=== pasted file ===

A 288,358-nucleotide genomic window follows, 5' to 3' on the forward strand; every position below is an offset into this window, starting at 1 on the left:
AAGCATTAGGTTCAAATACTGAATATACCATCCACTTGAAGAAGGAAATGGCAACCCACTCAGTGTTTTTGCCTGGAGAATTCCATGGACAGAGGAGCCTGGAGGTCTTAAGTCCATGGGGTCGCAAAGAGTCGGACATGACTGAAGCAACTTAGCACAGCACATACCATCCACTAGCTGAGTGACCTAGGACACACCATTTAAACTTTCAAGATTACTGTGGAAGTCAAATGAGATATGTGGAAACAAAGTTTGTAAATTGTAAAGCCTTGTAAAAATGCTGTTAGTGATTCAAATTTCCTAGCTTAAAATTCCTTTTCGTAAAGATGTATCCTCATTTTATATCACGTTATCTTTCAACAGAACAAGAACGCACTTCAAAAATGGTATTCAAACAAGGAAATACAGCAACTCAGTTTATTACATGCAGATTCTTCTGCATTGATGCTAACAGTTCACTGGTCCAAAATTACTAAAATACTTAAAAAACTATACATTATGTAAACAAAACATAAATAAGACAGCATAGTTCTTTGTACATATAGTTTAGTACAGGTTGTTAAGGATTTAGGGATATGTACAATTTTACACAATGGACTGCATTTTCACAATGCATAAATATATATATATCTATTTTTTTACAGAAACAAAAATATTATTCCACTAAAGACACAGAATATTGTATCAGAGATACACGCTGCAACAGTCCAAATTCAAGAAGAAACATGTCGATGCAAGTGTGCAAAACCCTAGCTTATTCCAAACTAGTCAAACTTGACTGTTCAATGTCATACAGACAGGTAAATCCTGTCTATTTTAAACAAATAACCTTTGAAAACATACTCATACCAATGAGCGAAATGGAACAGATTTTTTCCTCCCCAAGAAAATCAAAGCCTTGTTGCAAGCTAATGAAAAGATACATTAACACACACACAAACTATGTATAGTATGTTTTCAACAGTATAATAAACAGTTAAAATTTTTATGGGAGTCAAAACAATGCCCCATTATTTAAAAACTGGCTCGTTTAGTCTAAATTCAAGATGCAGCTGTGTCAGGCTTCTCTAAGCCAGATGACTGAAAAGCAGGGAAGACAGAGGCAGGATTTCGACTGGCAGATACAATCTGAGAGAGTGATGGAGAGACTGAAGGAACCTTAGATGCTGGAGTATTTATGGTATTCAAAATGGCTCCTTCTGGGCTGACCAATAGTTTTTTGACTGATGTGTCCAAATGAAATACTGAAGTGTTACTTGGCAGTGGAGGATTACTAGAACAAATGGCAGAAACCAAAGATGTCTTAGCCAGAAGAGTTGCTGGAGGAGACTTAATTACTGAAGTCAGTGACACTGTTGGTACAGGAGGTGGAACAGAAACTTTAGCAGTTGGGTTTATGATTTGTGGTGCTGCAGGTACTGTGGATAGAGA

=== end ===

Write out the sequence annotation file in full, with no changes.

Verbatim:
A 288,358-nucleotide genomic window follows, 5' to 3' on the forward strand; every position below is an offset into this window, starting at 1 on the left:
AAGCATTAGGTTCAAATACTGAATATACCATCCACTTGAAGAAGGAAATGGCAACCCACTCAGTGTTTTTGCCTGGAGAATTCCATGGACAGAGGAGCCTGGAGGTCTTAAGTCCATGGGGTCGCAAAGAGTCGGACATGACTGAAGCAACTTAGCACAGCACATACCATCCACTAGCTGAGTGACCTAGGACACACCATTTAAACTTTCAAGATTACTGTGGAAGTCAAATGAGATATGTGGAAACAAAGTTTGTAAATTGTAAAGCCTTGTAAAAATGCTGTTAGTGATTCAAATTTCCTAGCTTAAAATTCCTTTTCGTAAAGATGTATCCTCATTTTATATCACGTTATCTTTCAACAGAACAAGAACGCACTTCAAAAATGGTATTCAAACAAGGAAATACAGCAACTCAGTTTATTACATGCAGATTCTTCTGCATTGATGCTAACAGTTCACTGGTCCAAAATTACTAAAATACTTAAAAAACTATACATTATGTAAACAAAACATAAATAAGACAGCATAGTTCTTTGTACATATAGTTTAGTACAGGTTGTTAAGGATTTAGGGATATGTACAATTTTACACAATGGACTGCATTTTCACAATGCATAAATATATATATATCTATTTTTTTACAGAAACAAAAATATTATTCCACTAAAGACACAGAATATTGTATCAGAGATACACGCTGCAACAGTCCAAATTCAAGAAGAAACATGTCGATGCAAGTGTGCAAAACCCTAGCTTATTCCAAACTAGTCAAACTTGACTGTTCAATGTCATACAGACAGGTAAATCCTGTCTATTTTAAACAAATAACCTTTGAAAACATACTCATACCAATGAGCGAAATGGAACAGATTTTTTCCTCCCCAAGAAAATCAAAGCCTTGTTGCAAGCTAATGAAAAGATACATTAACACACACACAAACTATGTATAGTATGTTTTCAACAGTATAATAAACAGTTAAAATTTTTATGGGAGTCAAAACAATGCCCCATTATTTAAAAACTGGCTCGTTTAGTCTAAATTCAAGATGCAGCTGTGTCAGGCTTCTCTAAGCCAGATGACTGAAAAGCAGGGAAGACAGAGGCAGGATTTCGACTGGCAGATACAATCTGAGAGAGTGATGGAGAGACTGAAGGAACCTTAGATGCTGGAGTATTTATGGTATTCAAAATGGCTCCTTCTGGGCTGACCAATAGTTTTTTGACTGATGTGTCCAAATGAAATACTGAAGTGTTACTTGGCAGTGGAGGATTACTAGAACAAATGGCAGAAACCAAAGATGTCTTAGCCAGAAGAGTTGCTGGAGGAGACTTAATTACTGAAGTCAGTGACACTGTTGGTACAGGAGGTGGAACAGAAACTTTAGCAGTTGGGTTTATGATTTGTGGTGCTGCAGGTACTGTGGATAGAGA